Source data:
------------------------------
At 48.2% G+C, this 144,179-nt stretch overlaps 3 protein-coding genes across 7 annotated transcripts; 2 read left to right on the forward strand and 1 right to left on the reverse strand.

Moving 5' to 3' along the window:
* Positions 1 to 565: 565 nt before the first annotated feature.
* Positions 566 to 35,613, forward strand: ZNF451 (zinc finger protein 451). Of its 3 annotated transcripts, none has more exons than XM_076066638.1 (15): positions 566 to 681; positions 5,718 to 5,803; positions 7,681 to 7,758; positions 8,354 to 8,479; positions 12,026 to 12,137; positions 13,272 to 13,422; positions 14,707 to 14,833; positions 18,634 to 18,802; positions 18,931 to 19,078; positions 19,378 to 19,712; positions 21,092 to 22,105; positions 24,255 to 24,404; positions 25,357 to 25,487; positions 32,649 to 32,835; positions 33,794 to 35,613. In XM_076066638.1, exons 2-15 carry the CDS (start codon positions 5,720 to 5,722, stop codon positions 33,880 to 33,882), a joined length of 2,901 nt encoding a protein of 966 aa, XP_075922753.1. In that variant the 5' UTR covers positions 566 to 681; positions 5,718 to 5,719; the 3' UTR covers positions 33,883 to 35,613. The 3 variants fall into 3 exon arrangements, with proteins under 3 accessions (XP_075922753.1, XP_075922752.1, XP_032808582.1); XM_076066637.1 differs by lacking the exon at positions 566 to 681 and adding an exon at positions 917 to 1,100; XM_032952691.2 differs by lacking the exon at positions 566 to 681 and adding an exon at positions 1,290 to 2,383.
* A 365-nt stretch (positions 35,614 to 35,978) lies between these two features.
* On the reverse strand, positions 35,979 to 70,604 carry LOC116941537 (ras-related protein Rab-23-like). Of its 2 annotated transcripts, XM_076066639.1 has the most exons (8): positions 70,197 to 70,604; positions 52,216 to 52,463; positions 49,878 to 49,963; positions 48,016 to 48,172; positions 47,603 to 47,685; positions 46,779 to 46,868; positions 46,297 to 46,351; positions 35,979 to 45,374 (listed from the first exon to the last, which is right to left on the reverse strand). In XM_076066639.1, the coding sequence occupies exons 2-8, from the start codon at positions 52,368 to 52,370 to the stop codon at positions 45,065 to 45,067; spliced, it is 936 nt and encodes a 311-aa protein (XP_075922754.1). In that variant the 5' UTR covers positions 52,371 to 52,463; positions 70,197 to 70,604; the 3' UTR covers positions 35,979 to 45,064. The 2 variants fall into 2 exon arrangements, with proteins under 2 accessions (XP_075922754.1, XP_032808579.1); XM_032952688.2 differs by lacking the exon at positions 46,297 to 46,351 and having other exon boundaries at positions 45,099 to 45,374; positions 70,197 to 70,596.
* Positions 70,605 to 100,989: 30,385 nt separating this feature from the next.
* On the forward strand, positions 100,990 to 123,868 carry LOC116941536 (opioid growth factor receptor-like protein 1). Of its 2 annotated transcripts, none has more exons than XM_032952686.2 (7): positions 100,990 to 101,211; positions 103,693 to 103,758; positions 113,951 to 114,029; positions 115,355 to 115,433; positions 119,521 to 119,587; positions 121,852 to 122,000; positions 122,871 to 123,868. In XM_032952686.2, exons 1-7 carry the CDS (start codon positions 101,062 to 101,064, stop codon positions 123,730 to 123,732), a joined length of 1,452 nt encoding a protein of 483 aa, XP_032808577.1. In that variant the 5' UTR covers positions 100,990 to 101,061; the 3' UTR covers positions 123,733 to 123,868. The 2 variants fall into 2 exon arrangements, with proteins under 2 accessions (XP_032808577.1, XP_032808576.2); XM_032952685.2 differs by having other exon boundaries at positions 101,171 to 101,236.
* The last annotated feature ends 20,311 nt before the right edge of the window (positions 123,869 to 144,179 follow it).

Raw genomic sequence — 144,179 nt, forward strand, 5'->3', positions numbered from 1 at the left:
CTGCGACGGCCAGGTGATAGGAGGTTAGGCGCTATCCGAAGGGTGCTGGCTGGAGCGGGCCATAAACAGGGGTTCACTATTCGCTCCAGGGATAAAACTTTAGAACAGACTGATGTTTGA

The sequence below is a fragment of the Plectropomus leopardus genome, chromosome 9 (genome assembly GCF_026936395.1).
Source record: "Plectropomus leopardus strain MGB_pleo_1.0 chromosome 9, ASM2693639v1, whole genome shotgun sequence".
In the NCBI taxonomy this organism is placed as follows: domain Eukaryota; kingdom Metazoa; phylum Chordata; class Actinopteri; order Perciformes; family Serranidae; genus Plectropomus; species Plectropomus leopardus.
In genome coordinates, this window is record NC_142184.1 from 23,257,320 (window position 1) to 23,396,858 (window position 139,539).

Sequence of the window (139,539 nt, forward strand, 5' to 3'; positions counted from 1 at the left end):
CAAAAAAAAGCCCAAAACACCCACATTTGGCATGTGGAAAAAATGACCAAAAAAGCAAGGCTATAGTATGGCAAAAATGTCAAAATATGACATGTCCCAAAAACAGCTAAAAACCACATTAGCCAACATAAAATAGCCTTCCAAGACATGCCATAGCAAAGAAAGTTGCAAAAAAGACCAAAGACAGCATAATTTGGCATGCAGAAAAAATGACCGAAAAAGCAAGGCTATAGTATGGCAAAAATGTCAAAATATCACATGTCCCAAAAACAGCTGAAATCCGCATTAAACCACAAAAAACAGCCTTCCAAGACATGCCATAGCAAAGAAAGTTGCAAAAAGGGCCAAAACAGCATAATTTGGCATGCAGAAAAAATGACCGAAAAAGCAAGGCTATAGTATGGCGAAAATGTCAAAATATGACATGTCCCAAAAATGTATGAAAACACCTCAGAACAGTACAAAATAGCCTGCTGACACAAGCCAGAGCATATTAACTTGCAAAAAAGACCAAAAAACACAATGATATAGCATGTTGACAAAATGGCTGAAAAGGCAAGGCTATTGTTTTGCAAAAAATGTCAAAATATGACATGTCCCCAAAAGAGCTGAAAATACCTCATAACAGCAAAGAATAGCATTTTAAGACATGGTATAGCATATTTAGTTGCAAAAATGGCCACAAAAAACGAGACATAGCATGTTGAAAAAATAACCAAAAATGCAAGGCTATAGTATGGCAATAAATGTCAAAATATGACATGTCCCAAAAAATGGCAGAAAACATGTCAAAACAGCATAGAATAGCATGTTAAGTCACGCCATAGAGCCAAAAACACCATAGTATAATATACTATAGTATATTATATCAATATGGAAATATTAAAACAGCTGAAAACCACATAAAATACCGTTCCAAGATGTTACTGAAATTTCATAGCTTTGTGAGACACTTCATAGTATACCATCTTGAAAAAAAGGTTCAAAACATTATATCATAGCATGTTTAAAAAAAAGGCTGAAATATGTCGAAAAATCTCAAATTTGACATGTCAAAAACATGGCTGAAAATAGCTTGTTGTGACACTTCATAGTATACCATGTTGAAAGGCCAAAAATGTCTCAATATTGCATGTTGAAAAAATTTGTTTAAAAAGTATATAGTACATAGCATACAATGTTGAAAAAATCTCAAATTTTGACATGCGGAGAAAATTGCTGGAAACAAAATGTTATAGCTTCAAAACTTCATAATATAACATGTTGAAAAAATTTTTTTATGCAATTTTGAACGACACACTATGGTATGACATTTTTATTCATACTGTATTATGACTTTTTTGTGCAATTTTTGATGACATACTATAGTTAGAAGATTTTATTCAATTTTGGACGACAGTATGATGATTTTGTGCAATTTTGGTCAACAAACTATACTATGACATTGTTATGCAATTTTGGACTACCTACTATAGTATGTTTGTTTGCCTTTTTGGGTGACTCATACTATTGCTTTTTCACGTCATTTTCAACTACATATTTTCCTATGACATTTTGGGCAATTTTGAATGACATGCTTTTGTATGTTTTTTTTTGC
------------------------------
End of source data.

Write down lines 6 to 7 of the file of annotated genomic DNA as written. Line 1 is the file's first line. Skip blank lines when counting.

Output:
* On the reverse strand, positions 35,979 to 70,604 carry LOC116941537 (ras-related protein Rab-23-like). Of its 2 annotated transcripts, XM_076066639.1 has the most exons (8): positions 70,197 to 70,604; positions 52,216 to 52,463; positions 49,878 to 49,963; positions 48,016 to 48,172; positions 47,603 to 47,685; positions 46,779 to 46,868; positions 46,297 to 46,351; positions 35,979 to 45,374 (listed from the first exon to the last, which is right to left on the reverse strand). In XM_076066639.1, the coding sequence occupies exons 2-8, from the start codon at positions 52,368 to 52,370 to the stop codon at positions 45,065 to 45,067; spliced, it is 936 nt and encodes a 311-aa protein (XP_075922754.1). In that variant the 5' UTR covers positions 52,371 to 52,463; positions 70,197 to 70,604; the 3' UTR covers positions 35,979 to 45,064. The 2 variants fall into 2 exon arrangements, with proteins under 2 accessions (XP_075922754.1, XP_032808579.1); XM_032952688.2 differs by lacking the exon at positions 46,297 to 46,351 and having other exon boundaries at positions 45,099 to 45,374; positions 70,197 to 70,596.
* Positions 70,605 to 100,989: 30,385 nt separating this feature from the next.